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Anne Guarnera is a doctoral candidate in Spanish at the University of Virginia. You can find her discussing teaching and learning on Twitter as @aguarnera and learn more about her work on her website.


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It seems like the ultimate teaching hack: sharing lesson plans with other instructors to reduce your overall workload. One person writes a lesson on the female characters of Othello, another develops discussion questions on jealousy in the play, and soon enough, you’ve got yourself a unit on Othello.


Rarely, however, does collaborative lesson planning go as smoothly as that. Somebody gets behind on their planning, or your colleague's lesson just doesn’t make sense to you, or students’ changing needs leave you out of sync. Despite these common challenges, it is worth considering collaborative lesson planning as something worth doing, particularly if you are a TA teaching one section of a widely offered course. Not only is it a powerful time-saving tool, but it can also help you improve your teaching by expanding your pedagogical repertoire. Especially if you are new to the classroom, sharing the planning workload with other TAs (particularly experienced ones) can help you organize your course creatively (even if it’s an online class), acquire necessary resources to handle difficult course content, and ensure that your assessments are aligned with what you’re actually teaching in the class.


I have had one very successful collaborative lesson planning relationship, which was born out of desperate necessity. Fresh out of college and new to teaching, I was assigned to teach high school English to tenth- and eleventh-grade students—that’s two lesson plans per day, every weekday. The workload was intense. Lucky for me, before school started, I befriended one of the other new teachers at my school who was also teaching tenth-grade English that year. That first semester, she and I designed and planned an entire tenth-grade curriculum (using basic design principles), and in the process, learned a lot about what makes collaborative planning work. Here are some suggestions from my experience that might help you streamline your planning with this approach:


1. Choose wisely who you work with. Two factors are important to consider: the number of collaborators you team up with and their individual personalities. While a larger group can distribute the work better, it may be harder to match teaching styles and to maintain accountability among the members of the group. A smaller group means more work for each individual, but it also provides greater control over the kinds of lessons that you develop. Also consider the level of experience of group members. A balance between new TAs and veteran instructors can benefit everyone; ideally, experienced teachers will contribute their hard-earned wisdom to refine the group’s plans, and newer instructors will offer novel ideas for teaching the skills and content of the course. If your department has staff meetings for its TAs, this is a great place to look for potential collaborators; if not, it might be worth asking around the department to see who is teaching the same class(es) as you and following up with them to gauge their interest in working together.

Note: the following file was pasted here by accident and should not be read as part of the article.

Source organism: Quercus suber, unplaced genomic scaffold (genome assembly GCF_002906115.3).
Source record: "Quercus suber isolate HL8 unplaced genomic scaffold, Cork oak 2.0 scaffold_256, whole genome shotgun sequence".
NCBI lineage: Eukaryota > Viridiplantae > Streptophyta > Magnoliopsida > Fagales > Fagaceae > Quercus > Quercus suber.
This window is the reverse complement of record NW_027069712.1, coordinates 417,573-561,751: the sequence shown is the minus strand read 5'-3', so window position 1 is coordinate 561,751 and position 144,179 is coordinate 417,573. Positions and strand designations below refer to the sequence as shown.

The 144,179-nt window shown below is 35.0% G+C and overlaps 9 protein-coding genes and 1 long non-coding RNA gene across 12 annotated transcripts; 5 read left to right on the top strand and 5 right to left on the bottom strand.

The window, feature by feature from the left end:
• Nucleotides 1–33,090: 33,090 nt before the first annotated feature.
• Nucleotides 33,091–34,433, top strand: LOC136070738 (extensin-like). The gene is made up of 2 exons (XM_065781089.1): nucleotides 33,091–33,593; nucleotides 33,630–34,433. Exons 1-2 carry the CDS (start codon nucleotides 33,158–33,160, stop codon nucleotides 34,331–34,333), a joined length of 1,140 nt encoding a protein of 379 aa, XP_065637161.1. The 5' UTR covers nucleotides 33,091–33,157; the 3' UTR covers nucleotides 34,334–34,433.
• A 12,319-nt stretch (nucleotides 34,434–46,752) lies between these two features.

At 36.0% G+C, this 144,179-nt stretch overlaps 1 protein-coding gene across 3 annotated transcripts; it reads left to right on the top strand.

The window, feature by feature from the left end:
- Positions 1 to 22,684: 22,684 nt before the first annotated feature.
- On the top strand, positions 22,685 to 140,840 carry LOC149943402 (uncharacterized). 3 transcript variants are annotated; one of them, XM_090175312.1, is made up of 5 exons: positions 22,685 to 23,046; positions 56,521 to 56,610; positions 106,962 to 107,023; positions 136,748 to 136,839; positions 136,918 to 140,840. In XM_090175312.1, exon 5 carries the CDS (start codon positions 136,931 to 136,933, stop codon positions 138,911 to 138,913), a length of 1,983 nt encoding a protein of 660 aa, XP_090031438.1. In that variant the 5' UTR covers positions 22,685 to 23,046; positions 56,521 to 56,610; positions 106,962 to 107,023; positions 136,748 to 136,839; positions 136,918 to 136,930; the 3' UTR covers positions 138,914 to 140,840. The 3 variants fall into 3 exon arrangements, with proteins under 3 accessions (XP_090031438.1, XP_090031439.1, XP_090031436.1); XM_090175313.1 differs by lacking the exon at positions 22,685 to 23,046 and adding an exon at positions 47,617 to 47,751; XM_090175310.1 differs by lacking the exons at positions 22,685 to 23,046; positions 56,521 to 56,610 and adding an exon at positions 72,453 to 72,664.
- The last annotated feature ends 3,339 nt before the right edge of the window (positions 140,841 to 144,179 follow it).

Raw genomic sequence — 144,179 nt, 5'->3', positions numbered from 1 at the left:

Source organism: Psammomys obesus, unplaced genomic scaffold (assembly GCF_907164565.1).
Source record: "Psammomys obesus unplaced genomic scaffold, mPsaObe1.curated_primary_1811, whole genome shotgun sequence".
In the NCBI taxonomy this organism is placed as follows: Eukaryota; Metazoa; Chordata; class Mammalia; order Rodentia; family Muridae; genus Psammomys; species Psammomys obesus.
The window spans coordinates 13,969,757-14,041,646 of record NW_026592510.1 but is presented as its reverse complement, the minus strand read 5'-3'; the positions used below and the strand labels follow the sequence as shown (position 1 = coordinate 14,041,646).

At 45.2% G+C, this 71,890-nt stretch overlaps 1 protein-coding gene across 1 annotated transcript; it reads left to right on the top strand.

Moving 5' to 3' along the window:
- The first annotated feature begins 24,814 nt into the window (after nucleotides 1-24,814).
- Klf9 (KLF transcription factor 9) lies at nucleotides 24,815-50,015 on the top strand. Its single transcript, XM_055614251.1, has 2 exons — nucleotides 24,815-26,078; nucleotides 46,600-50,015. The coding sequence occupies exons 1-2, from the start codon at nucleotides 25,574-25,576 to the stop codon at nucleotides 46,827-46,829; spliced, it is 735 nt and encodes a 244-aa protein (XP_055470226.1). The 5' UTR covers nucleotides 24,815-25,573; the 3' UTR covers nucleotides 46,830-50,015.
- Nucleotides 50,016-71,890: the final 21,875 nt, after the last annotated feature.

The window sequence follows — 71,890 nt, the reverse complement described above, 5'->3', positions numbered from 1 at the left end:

2. Figure out the best planning routine. When do you want to plan your lessons and how? There are many ways to divide the work, but it is key to find a schedule and style that work for you and the rest of your group members. Here’s an example of how it worked with my lesson planning partner: Our first (long) meeting was at the beginning of the semester, when we met to brainstorm the syllabus contents, choosing which texts we would teach and how we would sequence them to align with our course’s learning objectives. From then on, we would meet about once a month to check in and plan out individual units of study in more detail. For the actual lesson planning itself, we traded off every other week. Two weeks per month, I would write all of the lesson plans and for the other two weeks, she would do the same. We’d share these on Sunday mornings, so that the other teacher would have an entire day to review them and ask any questions or make necessary changes.


This isn’t the only model for planning, however. Some collaborators prefer to do all the planning together, and so they meet every week (or at another set interval) to write lesson plans together instead of trading off the responsibility. If this is the road you choose, know that there are particular benefits to planning in this way.


3. Agree to be accountable to one another and to honestly—and promptly—voice any concerns that you have over the arrangement. The same rules that apply to other academic groups also apply here. For collaborative lesson planning to work, there has to be a good relationship between everyone involved. In particular, there should be a set protocol for what happens if someone thinks that they will miss a planning deadline. How will they communicate that fact to the group? When will they give notice? When will they make up the work and how will they do so in a way that generates the least negative impact on the other group members? Likewise, the group should plan to periodically evaluate the planning process itself. Consider scheduling brief monthly check-ins to ensure that group members are satisfied with the distribution of work, students’  mastery of the lessons, and any other issues that should be evaluated. Conducting a group self-evaluation like this will go a long way toward a fruitful collaboration!


Have you ever used collaborative lesson planning in your teaching? What are some other tips that you would add to help others make it work for them?


[Image provided by Flickr user Drew-Henry and used under a Creative Commons license]

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